30 years of healing the ozone layer

Launching a weather balloon.
Launching a weather balloon (ozone sonde). (Photo: Grant Dixon)
Summary of ozone partial pressure as a function of height and time obtained from ozonesonde measurements at Davis, 2015.Stratospheric clouds, seen here illuminated by the sun during twilight

Today marks the 30th anniversary of the Vienna Convention for the Protection of the Ozone Layer. The Convention was signed at the Vienna Conference on ozone layer depletion in 1985. Together with the Montreal Protocol (which was agreed on 16 September 1987, and entered into force on 1 January 1989), the Convention acts as a framework for international efforts to protect the ozone layer.

If our world’s entire atmosphere was at sea-level pressure and temperature, it would be about 8000 m deep. However the ozone layer would occupy only 3 mm of that depth. Without this thin layer we are at the mercy of the harmful effects of the sun’s ultraviolet light. Fortunately, as a result of concerted global efforts, the ozone layer is healing and is expected to be largely recovered by the middle of this century.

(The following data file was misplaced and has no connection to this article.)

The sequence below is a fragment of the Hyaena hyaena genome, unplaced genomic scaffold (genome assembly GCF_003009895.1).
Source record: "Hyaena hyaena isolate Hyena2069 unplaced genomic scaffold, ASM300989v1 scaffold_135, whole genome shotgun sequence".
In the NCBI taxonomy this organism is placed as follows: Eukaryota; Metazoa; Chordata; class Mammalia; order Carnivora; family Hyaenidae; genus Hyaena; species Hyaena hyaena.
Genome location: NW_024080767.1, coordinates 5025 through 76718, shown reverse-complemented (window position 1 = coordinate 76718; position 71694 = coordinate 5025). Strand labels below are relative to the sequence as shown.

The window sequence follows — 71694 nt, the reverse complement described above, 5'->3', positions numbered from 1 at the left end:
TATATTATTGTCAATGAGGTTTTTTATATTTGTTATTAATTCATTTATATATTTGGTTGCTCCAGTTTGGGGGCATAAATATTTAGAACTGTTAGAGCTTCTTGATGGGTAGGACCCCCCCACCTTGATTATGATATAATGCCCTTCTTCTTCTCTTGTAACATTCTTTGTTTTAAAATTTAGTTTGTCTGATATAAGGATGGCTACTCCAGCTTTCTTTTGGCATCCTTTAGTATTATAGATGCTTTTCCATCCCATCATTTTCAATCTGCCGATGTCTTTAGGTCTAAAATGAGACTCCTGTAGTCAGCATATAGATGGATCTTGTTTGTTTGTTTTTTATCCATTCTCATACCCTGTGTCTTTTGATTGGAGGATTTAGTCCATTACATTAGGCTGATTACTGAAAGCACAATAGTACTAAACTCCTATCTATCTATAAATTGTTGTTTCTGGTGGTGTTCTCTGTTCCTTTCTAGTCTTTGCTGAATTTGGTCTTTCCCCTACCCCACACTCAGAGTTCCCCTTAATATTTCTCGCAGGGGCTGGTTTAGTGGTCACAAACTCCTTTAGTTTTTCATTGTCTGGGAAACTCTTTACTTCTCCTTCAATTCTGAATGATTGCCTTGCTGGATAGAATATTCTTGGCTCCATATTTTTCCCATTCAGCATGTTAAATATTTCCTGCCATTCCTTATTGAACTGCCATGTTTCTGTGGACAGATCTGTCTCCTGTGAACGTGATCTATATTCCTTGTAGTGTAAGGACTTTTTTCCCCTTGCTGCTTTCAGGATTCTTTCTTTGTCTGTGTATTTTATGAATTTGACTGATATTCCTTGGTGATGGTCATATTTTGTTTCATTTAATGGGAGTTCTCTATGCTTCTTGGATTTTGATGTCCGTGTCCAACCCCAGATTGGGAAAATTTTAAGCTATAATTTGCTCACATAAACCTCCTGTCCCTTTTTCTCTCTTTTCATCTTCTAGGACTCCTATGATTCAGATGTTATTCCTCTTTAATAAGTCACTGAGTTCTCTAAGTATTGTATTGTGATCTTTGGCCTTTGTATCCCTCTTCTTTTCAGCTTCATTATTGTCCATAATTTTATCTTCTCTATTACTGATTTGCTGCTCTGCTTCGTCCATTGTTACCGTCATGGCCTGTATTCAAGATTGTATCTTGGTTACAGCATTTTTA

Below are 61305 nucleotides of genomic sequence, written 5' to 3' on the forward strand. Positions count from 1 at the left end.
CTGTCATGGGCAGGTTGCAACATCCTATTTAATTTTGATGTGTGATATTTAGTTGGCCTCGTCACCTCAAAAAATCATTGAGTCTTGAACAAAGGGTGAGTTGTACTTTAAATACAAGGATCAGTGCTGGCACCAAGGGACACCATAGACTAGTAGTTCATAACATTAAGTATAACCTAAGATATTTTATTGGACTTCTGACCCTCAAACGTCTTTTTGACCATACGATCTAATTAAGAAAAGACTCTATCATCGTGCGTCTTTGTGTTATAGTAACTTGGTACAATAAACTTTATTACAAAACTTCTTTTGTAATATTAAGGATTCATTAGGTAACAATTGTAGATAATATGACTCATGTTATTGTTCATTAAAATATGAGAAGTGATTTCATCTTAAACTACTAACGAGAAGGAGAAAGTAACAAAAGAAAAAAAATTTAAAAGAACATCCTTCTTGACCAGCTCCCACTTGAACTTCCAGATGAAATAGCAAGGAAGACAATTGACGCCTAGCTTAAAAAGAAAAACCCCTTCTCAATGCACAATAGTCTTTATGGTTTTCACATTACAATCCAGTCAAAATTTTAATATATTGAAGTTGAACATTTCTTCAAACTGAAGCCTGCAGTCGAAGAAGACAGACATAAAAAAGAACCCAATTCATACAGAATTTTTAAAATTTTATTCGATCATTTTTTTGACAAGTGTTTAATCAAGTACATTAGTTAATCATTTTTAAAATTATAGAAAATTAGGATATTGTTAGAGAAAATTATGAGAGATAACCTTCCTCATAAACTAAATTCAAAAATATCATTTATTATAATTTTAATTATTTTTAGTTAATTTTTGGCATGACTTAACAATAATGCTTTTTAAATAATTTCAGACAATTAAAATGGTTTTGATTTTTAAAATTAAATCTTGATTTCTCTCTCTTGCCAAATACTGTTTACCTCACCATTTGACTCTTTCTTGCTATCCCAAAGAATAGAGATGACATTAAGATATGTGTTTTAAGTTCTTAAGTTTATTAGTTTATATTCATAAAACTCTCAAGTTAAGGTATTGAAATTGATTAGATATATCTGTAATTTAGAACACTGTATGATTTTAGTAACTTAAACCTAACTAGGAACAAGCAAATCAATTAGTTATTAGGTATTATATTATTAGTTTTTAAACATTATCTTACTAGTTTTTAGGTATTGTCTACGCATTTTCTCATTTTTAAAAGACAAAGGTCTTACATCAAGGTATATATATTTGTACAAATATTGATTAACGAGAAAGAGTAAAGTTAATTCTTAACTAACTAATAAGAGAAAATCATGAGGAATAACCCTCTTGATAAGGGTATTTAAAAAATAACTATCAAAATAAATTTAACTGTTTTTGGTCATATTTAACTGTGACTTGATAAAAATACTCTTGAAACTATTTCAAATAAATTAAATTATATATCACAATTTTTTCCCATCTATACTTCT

Scientists at the Australian Antarctic Division and collaborating institutions continue to research the effects of ozone change on Antarctic climate and ecosystems using observations and the Australian Community Climate and Earth System Simulator (ACCESS) climate model. This work is underpinned by measurements of atmospheric ozone concentrations at Macquarie Island and Davis, led by the Bureau of Meteorology. At Davis, additional support for the measurements is provided by the Antarctic Division and the Chinese Academy of Meteorological Sciences.

Check out our Twitter feed throughout the day to see what Macquarie Island-based meteorologist Dan Laban has to say about monitoring ozone in the subantarctic.

Follow the links below for further information about ozone and ozone research.